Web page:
The change was deployed and to quote the System Team Lead Developer, “It went scarily well”. That is not to say we have not had some hiccups since.  Last week someone accidentally deleted the master branch in order to overcome a merge conflict, by using an SVN technique as opposed to a Git technique. Thankfully these types of errors are easy to back out with Git!

All things considered, the concepts we used from Switch lived up to their promise. I do think we missed a trick when it came to the third component of the Switch Framework – Shape the Path. While the hiccups we experienced have not been catastrophic, with more focus on ideas like building habits they might have been avoided completely. So next time you are looking to change the behaviour of your software engineering team don’t forget:

For things to change, somebody somewhere has to start acting differently. Maybe it’s you, maybe it’s your team. Each has an emotional Elephant side and a rational Rider side.  You’ve got to reach both. And you’ve also got to clear the way for them to succeed.            – Chip and Dan Heath

This blog originally appeared on Em Campbell-Pretty’s blog PrettyAgile.com. You can register to hear from Em and a host of other exciting speakers at Service Management 2016.

Do you have a Service Management story to share? There is still time to submit to be a speaker at Service Management 2016. 

 

By |2018-03-19T16:23:21+00:00April 21st, 2016|guest blogger, Service Management 2016|

Delivering the Message – Things to Consider When Announcing an Organisational Change

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We are delighted to welcome Service Management 2016 invited speaker Karen Ferris as this week’s guest blogger. Karen was awarded the inaugural Service Management Champion accolade by the IT Service Management Forum (itSMF) Australia in 2007 and awarded the Lifetime Achievement Award for her contribution to the ITSM industry in 2014.

Every ITSM improvement initiative is an organisational change. Whether it affects one person or a hundred people, it is an organisational change that requires people to change the way in which they do things. It could be a change in process, technology, roles or responsibilities.

Whatever the nature of the organisational change may be, there are important things to consider when announcing and communicating it.

Honesty

Firstly – be honest. Employees need to know the whole story – warts and all. Too often the CxO and senior managers are concerned that staff will be upset by the forthcoming change and therefore avoid telling the whole truth. If it is perceived that employees are going to be upset by the change announcement, the chances are they certainly will be when the change comes about.

So, it is important to tell them about the change as soon as possible so that they have time to prepare – and you have time to prepare them.

Don’t underestimate the time it will take to identify where the resistance to change may come from, put in place a plan to overcome it, execute the plan, continually assess its effectiveness and make changes as required.

Therefore the sooner you understand the reaction of employees to the change, the sooner you can respond accordingly.

You will only know the ‘real’ response if you are open and honest and provide employees with the whole picture.

Managers need to put themselves in the firing line – be prepared to answer the hard questions and to be transparent.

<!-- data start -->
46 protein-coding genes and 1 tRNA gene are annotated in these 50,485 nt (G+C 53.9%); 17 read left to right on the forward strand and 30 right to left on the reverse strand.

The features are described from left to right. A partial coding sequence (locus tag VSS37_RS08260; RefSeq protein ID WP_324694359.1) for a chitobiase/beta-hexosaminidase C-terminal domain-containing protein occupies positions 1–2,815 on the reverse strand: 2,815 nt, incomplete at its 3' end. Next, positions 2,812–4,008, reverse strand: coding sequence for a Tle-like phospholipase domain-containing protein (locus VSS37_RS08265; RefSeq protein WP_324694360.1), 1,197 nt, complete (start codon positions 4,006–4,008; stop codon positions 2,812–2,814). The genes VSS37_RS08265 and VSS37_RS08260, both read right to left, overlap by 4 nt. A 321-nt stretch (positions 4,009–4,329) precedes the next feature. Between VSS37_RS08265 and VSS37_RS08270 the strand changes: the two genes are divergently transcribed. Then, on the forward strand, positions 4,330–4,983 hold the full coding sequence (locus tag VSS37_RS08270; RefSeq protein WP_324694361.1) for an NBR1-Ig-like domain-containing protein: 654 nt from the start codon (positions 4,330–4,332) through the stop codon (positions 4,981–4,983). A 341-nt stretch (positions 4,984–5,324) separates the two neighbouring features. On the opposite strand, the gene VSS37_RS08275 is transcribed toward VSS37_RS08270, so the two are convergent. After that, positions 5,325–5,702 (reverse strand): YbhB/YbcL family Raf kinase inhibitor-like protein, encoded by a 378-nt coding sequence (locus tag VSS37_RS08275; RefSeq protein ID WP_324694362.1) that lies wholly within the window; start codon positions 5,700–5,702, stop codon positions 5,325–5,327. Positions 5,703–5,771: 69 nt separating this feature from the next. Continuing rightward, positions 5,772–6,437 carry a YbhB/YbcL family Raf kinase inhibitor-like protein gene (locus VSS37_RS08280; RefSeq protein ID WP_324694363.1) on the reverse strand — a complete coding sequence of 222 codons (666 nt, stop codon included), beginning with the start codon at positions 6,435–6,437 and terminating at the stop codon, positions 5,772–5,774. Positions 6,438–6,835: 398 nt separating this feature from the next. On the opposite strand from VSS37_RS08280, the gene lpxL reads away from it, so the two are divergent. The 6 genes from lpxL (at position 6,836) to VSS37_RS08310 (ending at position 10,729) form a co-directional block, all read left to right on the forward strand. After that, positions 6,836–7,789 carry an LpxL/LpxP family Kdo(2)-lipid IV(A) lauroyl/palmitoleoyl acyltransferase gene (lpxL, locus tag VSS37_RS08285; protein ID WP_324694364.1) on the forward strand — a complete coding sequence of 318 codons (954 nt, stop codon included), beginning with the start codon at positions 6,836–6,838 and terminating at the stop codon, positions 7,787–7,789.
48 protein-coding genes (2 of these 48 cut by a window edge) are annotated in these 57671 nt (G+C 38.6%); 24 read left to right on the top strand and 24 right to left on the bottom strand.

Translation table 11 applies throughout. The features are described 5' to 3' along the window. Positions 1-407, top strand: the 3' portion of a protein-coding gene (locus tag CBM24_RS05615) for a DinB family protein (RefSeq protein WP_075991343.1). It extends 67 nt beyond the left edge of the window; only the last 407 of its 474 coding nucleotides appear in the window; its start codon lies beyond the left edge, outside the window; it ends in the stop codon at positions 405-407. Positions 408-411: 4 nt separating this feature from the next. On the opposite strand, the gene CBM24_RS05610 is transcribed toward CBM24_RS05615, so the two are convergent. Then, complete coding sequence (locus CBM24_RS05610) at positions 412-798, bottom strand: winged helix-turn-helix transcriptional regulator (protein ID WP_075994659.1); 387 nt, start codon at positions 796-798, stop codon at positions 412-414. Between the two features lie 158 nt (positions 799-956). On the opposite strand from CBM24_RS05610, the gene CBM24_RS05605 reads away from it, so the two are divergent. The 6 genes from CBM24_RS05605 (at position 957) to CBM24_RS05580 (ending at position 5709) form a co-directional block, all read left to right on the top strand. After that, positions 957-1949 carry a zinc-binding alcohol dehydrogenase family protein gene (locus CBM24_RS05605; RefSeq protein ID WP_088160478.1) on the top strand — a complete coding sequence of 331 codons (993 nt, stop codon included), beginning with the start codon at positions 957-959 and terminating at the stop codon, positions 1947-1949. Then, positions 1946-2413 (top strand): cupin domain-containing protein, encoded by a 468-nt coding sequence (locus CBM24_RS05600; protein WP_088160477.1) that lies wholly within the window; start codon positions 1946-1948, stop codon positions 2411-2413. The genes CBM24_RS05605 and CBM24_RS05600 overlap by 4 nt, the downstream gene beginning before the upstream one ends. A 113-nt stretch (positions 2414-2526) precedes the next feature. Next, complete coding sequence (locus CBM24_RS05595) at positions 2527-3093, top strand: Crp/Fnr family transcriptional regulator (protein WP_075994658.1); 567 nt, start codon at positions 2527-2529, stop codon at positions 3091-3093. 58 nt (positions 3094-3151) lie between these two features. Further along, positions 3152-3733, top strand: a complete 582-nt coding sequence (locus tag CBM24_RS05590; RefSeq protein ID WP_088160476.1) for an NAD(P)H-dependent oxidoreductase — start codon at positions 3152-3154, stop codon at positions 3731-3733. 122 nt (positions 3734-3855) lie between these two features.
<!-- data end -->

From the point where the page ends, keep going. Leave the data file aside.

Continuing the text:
Transparency and consistency will be key if you want to stop the rumour mill. If employees feel that they are only being told half a story they will make the other half up themselves, making your job even harder.

You don’t want to have to spend the majority of your time trying to dispel rumours that only came about because you did not communicate openly.

Everyone Needs to Be on the Same Page

It is imperative that time is taken to prepare the message and to make sure that everyone who is required to deliver the message is able to tell the same story. Everyone needs to be on the same page. Inconsistency will fuel a fire that is waiting to happen.

Time needs to be taken to prepare the executive, managers, and sponsors who will be required to deliver the message. They need to understand the reason for the change and be champions of the change.

They may need coaching and mentoring to (a) help them overcome any resistance to the change they may have and (b) equip them with the skills and capability to deliver the message effectively.

All communication channels need to carry the same story – where are we going? – why are we doing this? – how does this align with our organisational strategy? – when are we doing it? – how are we doing it? – and most importantly – what’s in it for me (WIIFM)?

Test It

It is a good idea to test the message with a sample group of the target audience to determine if the message is clear, concise and complete. Things you may assume obvious may not be so to all employees so you need to remove the assumptions.

The sample group should help identify the questions that employees will be asking. What you assume people need to know may not be the case.

I remember working in an organisation, some years ago, that was undertaking a relocation of a department to another part of the city. Management assumed that staff wanted to know about recompense for additional travel, whether there would be parking available, how accessible the new location was by public transport etc.

But this wasn’t what was causing concern. It turned out that the biggest question staff wanted to know was whether the kitchen would be equipped with a microwave oven! This was because another department, relocated earlier, had not initially been provisioned with a microwave oven which they had previously had access to.

Don’t assume employees won’t sweat the small stuff. They will! Your sample group can help identify what this may be.

Check It

Throughout the period of communications you need to be checking its effectiveness. You need to regularly check understanding of the message. Don’t assume that because no-one has asked a question that the message has been understood. Silence does not mean that all is good!